The /v/ influence is the problem. Think about it, would you trust a news station run by the Mafia to be objective? Of course not! So why would you trust a "user" rating controlled by /v/?
Pardon the pun, but Portal 2 is small potatoes, so it makes sense that /v/ lost interest. CoD, on the other hand, is the big punching bag that everyone thinks it's cool to hate on, and that includes /v/. So why the hell WOULD the metacritic rating go up?
it's not just metacritic it seems
When I think about it, using basic logic, the whole /v/ influence and bf fanboy anger displacement is rather illogical.
Trying to deflect my portal point by attempting to downgrade it's relevance in the gaming media won't work, (in part because portal is extremely relevant in the gaming media, I don't know where you got that "fact" from)--
and partly because if mw3 has such fanbase overhaul (which, judging by the sales records, would be more than 10x stronger than /v/) what are the chances that they wouldn't stop by metacritic and rate their game?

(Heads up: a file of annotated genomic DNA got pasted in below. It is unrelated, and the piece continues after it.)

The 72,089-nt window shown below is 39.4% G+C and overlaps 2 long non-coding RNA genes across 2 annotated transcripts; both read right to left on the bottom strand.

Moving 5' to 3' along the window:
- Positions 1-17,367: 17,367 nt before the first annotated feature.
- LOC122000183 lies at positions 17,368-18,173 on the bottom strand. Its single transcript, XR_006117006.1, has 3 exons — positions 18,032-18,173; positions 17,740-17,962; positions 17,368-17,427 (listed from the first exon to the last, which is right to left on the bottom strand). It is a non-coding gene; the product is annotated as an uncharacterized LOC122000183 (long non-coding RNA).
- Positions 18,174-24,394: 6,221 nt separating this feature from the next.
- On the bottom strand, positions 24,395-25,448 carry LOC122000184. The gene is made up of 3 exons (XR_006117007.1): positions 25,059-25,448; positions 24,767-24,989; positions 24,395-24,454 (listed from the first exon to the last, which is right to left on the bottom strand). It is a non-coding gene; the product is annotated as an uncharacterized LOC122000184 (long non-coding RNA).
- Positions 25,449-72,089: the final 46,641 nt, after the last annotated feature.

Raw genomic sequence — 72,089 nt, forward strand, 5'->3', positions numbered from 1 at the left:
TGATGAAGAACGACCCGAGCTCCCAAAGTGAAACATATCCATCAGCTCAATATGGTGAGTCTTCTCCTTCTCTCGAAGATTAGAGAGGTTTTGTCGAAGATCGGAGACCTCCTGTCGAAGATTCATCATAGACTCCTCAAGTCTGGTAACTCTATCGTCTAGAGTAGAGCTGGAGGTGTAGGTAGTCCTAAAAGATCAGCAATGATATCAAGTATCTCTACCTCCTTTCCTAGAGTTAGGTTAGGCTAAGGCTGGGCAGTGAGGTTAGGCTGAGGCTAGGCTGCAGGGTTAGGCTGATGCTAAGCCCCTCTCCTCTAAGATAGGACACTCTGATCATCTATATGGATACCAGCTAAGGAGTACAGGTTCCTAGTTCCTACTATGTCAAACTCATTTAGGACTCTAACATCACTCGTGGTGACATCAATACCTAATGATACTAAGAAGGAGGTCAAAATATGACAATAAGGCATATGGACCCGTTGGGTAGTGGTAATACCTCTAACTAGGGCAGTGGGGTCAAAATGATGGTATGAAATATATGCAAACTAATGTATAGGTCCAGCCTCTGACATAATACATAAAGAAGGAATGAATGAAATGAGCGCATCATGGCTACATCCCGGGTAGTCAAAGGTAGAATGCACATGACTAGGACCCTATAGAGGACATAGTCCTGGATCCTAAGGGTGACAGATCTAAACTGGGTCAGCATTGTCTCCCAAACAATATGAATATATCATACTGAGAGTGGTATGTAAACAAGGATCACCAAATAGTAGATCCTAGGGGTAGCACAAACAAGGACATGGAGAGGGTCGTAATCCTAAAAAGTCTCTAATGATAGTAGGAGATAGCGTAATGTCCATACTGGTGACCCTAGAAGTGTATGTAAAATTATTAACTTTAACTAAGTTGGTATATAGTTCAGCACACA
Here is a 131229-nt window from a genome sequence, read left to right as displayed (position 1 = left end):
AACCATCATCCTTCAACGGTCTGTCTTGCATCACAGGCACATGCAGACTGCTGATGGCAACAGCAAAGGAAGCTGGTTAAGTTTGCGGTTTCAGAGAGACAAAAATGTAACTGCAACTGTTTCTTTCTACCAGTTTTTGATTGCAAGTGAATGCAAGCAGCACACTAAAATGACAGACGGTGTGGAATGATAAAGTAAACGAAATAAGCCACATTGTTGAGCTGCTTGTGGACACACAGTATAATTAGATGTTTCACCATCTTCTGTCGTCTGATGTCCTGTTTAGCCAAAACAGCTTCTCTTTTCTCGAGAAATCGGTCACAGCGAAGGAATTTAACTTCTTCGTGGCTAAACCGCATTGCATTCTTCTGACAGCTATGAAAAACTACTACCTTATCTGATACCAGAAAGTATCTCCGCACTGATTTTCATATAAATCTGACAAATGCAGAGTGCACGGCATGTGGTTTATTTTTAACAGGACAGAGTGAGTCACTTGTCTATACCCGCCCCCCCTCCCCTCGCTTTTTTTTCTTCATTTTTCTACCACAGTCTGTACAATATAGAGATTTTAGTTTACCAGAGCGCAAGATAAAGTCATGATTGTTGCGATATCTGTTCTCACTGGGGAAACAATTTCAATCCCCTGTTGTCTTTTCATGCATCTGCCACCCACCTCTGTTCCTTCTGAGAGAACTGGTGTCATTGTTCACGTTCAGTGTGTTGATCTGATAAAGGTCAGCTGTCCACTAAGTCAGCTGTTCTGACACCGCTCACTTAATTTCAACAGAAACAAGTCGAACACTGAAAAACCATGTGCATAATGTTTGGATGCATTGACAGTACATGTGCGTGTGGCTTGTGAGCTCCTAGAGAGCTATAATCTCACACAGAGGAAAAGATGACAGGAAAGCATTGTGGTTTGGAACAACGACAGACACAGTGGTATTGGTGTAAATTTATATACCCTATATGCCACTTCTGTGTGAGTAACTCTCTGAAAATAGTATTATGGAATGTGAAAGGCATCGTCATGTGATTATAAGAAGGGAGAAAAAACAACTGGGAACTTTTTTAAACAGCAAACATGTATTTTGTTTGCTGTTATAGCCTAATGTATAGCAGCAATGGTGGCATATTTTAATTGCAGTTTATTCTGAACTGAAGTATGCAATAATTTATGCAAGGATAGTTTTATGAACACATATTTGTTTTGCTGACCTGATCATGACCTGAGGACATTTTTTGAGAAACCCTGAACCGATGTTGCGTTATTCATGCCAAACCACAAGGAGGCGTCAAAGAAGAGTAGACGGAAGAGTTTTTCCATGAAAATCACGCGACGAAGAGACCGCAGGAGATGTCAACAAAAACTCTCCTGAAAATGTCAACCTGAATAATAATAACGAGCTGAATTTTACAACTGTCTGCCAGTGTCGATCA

argumentum ad verecundiam
hey look!! I can make links fight my battles for me too!!
Nick Wingfield of The Wall Street Journal wrote, "Movies have Roger Ebert. Wine has Robert Parker. Videogames have Marc Doyle. Mr. Doyle edits game reviews for Metacritic, a Web site he co-founded that can influence the sales of games and the stocks of videogame publishers. One company requires game publishers to pay higher royalties if they receive low scores on such sites." Wingfield wrote, "such review sites hold the most sway in the videogame industry partly because the stakes are higher for consumers shelling out $50 to $60 for a new game than they are for someone buying, for example, a $10 movie ticket." Wingfield wrote that the stocks of game publishers can fall when a new video game gets a disappointing score on the website. Many executives say that low scores "can hurt the long-term sales potential" of game franchises-games that continue to produce spinoffs and sequels.